Department of Mathematics

Syllabus

**Math 01.201 - Structures of Mathematics I**

**CATALOG DESCRIPTION:**

Math 01.201 Structures of Mathematics I 3 s.h.

Prerequisites: Basic Algebra II

This course concerns the development of number systems and algebraic structures,
including the natural numbers, the integers, rational numbers, real and complex
numbers. Concrete examples of selected algebraic structures such as modular
arithmetic and matrices are also included. Students will be required to
reason mathematically, solve problems, and communicate mathematics effectively
at different levels of formality, using a variety of representations of mathematical
concepts and procedures. Use of calculators is required. (Students are
expected to have completed the equilvalent of Intermediate Algebra)

**OBJECTIVES:**

This course is intended to provide students with the opportunity to develop their knowledge of the content and discourse of mathematics, including:

- mathematical concepts and procedures and the connections among them;

- multiple representations of mathematical concepts and procedures;

- ways to reason mathematically, solve problems, and communicate mathematics effectively at different levels of formality;

- the nature of mathematics, the contributions of different cultures toward the development of mathematics, and the role of mathematics in culture and society;

- the changes in the nature of mathematics and the way we teach, learn, and do mathematics resulting from the availability of technology;

- the place of "school mathematics" (what students have learned in elementary school and high school) within the discipline of mathematics;

- the relationship of mathematics to other subjects and its applications
in society.

Students in the course will use physical materials and models to explore
fundamental properties of number systems, to describe real-world relationships,
and to explore selected algebraic structures, such as groups, rings, fields,
and vector spaces. They will also develop conjectures and intuitive
proofs of number theoretic properties. This course is especially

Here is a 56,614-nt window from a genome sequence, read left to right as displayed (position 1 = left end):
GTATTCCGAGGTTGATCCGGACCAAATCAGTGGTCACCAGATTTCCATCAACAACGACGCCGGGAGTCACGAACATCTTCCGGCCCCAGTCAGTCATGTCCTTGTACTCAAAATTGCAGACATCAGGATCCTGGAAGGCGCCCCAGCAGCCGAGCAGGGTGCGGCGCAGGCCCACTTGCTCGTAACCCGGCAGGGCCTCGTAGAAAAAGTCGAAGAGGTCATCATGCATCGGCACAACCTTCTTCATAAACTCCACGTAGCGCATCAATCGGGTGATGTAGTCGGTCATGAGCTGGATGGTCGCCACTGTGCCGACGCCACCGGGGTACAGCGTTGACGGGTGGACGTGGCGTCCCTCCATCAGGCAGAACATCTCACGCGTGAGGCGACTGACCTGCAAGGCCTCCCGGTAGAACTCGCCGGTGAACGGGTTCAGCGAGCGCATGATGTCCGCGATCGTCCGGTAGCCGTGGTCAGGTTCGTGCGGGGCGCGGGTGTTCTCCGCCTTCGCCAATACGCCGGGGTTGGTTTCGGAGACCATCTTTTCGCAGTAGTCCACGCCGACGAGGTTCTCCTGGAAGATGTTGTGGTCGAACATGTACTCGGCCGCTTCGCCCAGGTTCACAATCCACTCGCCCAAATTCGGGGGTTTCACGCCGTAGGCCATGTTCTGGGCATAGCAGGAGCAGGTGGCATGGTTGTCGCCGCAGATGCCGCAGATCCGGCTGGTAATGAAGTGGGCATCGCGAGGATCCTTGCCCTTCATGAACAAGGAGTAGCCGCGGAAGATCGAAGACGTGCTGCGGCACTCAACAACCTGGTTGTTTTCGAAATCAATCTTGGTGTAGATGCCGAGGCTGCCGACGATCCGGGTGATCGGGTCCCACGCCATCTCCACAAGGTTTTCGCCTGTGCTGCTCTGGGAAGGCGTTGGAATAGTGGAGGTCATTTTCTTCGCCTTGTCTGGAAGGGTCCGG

appropriate for those students preparing to be elementary or special education
teachers.

**CONTENT:**

1. Nature and Use of Number

1.1 Role of numbers as a logical, predictable system for

expressing and relating quantities

1.2 Features and basic computational techniques in selected

numeration systems in use today and in the past

1.3 Operations, properties, and uses of whole numbers,

fractions, and decimals

1.4 Estimation and mental arithmetic, calculators, computers,

paper-and-pencil algorithms, and manipulative materials

as tools for use in solving problems

2. Patterns and Functions

2.1 Pattern as an underlying, fundamental theme in

mathematics

2.2 Creating and using pictures, charts, graphs, variables,

equations, inequalities, and other algebraic notation to

recognize and describe mathematical relationships

2.3 Functional relationships which arise from diverse problem

situations

2.4 Number sequences, patterns, and functional relationships

2.5 Concrete examples of finite and infinite sequences and

series, approximation of nonterminating decimals and

approximation of functions

3. Number Concepts and Relationships

3.1 Fundamental properties of number systems

3.2 Elementary number theory

3.3 Infinity and its role in the study and historical

development of mathematics

4. Algebraic Structures

4.1 Examples of functions arising from a variety of problem

situations

4.2 Properties of functions

4.3 Properties of the integers, rational numbers, real and

complex numbers (including order, denseness, and

completeness)

4.4 Concrete examples of selected algebraic structures such

as groups, rings, fields, and vector spaces

**POSSIBLE TEXT:**

Bennette, Albert, & Nelson Ted.** Mathematics for Elementary Teachers:
Conceptual Approach & Activity Approach**., McGraw-Hill, 7th edition